Do project managers have to deal with workplace politics? To gain a better perspective on this question, it might be useful to ask the reverse: “Are politicians required to deal with project management?” Perhaps these aspects are simply two sides of the same coin. In a PM Hut article by Bruce McGraw, the power behind the project is revealed, but as McGraw states:
…there can be positive political networks and affiliations which actually help managers and PMs to obtain success in their projects.
Projects are Politics are Projects
By taking the reverse perspective on this quote, by stating that a successful political or legislative activity relies on sound project management, illuminates their interchangeable nature. All projects require a degree of politics–delegation of tasks, judicious use of authority–while all politicians are required to handle some details and timing of workloads and processes.
The Positive Side of Power
As McGraw illustrates in a quote about workplace politics, it all comes down to one word – power. But the negative connotations associated with that word can distract from the real need for judicious use of power in: 1). Establishing integrity, 2). Building Relationships, 3). Dealing with a “Shadow Organization” (they do exist), or in 4). Forming Coalitions (to assist in executing project goals). These are just a few areas of PM that can be enhanced by having knowledge of how power makes the workplace work.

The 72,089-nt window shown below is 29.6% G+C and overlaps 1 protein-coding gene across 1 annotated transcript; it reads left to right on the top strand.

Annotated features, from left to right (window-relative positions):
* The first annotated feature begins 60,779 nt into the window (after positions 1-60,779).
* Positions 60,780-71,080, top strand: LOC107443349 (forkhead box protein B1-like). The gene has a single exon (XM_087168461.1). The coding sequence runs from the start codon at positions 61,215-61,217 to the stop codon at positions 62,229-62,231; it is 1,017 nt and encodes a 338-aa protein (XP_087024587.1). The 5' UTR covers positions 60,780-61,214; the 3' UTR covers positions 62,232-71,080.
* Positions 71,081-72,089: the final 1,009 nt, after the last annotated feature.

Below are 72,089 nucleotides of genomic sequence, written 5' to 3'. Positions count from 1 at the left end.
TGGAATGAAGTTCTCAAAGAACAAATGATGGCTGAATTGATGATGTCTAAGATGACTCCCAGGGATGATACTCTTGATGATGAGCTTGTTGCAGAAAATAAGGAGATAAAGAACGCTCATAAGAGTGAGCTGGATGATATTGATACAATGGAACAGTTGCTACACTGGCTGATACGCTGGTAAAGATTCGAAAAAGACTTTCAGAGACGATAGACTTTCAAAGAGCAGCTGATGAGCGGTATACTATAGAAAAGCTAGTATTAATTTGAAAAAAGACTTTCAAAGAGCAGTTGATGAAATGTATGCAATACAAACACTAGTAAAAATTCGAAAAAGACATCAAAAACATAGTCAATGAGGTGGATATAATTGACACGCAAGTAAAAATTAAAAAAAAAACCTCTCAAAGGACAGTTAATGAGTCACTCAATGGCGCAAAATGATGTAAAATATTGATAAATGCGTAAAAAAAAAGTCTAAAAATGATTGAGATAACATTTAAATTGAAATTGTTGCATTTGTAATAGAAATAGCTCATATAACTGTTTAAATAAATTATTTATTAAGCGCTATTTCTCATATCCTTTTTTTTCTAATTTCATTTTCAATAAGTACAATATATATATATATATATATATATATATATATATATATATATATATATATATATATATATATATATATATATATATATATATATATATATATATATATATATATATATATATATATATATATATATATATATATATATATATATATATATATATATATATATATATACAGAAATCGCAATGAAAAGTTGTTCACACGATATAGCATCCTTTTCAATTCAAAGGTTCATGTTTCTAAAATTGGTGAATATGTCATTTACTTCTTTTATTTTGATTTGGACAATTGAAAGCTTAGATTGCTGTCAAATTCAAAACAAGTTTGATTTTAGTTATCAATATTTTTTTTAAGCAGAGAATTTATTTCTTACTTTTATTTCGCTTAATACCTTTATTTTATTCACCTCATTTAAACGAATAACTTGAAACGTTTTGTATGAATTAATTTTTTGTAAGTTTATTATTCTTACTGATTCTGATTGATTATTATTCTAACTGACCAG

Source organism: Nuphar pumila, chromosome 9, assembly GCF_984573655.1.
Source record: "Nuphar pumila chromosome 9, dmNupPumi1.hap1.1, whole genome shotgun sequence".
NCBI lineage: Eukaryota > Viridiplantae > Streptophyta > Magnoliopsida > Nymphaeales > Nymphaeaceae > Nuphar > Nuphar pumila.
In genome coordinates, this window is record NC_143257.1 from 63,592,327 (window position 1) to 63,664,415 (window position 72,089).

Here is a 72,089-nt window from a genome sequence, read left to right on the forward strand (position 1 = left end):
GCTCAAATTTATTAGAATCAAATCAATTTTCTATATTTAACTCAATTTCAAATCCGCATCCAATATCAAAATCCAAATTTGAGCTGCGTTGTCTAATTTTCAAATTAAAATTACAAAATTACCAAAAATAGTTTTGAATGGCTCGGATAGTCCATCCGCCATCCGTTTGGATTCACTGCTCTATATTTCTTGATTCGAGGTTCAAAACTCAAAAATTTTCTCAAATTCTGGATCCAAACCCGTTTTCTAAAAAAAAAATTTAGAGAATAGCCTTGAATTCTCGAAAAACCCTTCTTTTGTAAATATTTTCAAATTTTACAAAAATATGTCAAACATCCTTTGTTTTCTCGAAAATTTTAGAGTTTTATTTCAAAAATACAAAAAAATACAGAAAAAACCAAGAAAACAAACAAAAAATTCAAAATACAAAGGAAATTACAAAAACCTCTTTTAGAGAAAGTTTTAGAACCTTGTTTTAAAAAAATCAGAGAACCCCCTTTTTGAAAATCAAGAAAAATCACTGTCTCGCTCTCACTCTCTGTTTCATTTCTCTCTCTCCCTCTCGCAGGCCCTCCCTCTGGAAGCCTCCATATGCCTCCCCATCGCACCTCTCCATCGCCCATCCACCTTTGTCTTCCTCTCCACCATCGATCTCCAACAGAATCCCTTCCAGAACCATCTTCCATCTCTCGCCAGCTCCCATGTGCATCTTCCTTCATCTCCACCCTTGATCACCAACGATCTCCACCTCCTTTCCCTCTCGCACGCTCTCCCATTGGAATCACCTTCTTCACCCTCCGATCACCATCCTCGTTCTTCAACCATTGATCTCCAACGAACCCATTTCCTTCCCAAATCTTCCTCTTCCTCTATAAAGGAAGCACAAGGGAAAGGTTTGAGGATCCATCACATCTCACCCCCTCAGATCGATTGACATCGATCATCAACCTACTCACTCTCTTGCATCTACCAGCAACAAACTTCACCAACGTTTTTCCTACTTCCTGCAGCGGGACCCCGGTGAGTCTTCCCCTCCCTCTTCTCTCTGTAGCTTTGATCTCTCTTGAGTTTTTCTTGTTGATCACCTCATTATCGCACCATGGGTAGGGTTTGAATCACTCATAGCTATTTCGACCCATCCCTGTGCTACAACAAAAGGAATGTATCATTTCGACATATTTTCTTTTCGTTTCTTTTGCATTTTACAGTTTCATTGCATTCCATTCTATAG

The Real Project is Political?
The idea that projects and politics go hand-in-hand should not be surprising. After all, humans are social animals and are most effective when we work together in teams or as part of an organization. When something in a project goes wrong, it can often be traced to bad politics. Therefore one might, in some instances, view the social power behind the project as the real project, or at least as a primary goal for the PM.
Read the full article here: http://www.pmhut.com/do-project-managers-have-to-deal-with-politics